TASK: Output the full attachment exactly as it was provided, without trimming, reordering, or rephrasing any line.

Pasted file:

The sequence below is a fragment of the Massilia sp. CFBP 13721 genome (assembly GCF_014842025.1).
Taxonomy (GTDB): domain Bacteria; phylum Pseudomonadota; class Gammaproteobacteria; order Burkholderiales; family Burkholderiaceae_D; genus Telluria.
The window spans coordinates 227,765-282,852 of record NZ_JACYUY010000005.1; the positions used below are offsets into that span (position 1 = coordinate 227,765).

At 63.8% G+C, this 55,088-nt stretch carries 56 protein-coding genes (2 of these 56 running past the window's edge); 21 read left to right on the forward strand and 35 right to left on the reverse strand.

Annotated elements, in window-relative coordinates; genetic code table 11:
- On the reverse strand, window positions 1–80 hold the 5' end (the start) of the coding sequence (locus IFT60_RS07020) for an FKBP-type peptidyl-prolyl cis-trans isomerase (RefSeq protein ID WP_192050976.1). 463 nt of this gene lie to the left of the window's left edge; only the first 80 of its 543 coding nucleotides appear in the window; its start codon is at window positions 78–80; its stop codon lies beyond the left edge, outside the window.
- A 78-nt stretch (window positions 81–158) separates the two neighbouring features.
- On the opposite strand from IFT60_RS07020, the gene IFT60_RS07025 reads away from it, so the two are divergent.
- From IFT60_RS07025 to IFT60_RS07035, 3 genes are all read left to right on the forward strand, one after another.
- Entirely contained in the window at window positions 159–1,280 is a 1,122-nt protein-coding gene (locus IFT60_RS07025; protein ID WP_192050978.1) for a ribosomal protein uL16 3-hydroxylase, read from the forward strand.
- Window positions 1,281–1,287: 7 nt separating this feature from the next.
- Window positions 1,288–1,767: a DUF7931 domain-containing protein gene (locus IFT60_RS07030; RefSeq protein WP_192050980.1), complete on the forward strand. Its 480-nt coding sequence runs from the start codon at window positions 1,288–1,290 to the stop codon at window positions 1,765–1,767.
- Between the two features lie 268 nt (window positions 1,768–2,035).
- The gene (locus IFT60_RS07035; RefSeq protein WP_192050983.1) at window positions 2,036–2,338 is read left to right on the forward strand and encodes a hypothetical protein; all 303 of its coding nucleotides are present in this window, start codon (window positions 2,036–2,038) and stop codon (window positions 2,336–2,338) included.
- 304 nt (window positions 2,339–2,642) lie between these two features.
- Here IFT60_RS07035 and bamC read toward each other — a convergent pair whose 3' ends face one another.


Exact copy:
The sequence below is a fragment of the Massilia sp. CFBP 13721 genome (assembly GCF_014842025.1).
Taxonomy (GTDB): domain Bacteria; phylum Pseudomonadota; class Gammaproteobacteria; order Burkholderiales; family Burkholderiaceae_D; genus Telluria.
The window spans coordinates 227,765-282,852 of record NZ_JACYUY010000005.1; the positions used below are offsets into that span (position 1 = coordinate 227,765).

At 63.8% G+C, this 55,088-nt stretch carries 56 protein-coding genes (2 of these 56 running past the window's edge); 21 read left to right on the forward strand and 35 right to left on the reverse strand.

Annotated elements, in window-relative coordinates; genetic code table 11:
- On the reverse strand, window positions 1–80 hold the 5' end (the start) of the coding sequence (locus IFT60_RS07020) for an FKBP-type peptidyl-prolyl cis-trans isomerase (RefSeq protein ID WP_192050976.1). 463 nt of this gene lie to the left of the window's left edge; only the first 80 of its 543 coding nucleotides appear in the window; its start codon is at window positions 78–80; its stop codon lies beyond the left edge, outside the window.
- A 78-nt stretch (window positions 81–158) separates the two neighbouring features.
- On the opposite strand from IFT60_RS07020, the gene IFT60_RS07025 reads away from it, so the two are divergent.
- From IFT60_RS07025 to IFT60_RS07035, 3 genes are all read left to right on the forward strand, one after another.
- Entirely contained in the window at window positions 159–1,280 is a 1,122-nt protein-coding gene (locus IFT60_RS07025; protein ID WP_192050978.1) for a ribosomal protein uL16 3-hydroxylase, read from the forward strand.
- Window positions 1,281–1,287: 7 nt separating this feature from the next.
- Window positions 1,288–1,767: a DUF7931 domain-containing protein gene (locus IFT60_RS07030; RefSeq protein WP_192050980.1), complete on the forward strand. Its 480-nt coding sequence runs from the start codon at window positions 1,288–1,290 to the stop codon at window positions 1,765–1,767.
- Between the two features lie 268 nt (window positions 1,768–2,035).
- The gene (locus IFT60_RS07035; RefSeq protein WP_192050983.1) at window positions 2,036–2,338 is read left to right on the forward strand and encodes a hypothetical protein; all 303 of its coding nucleotides are present in this window, start codon (window positions 2,036–2,038) and stop codon (window positions 2,336–2,338) included.
- 304 nt (window positions 2,339–2,642) lie between these two features.
- Here IFT60_RS07035 and bamC read toward each other — a convergent pair whose 3' ends face one another.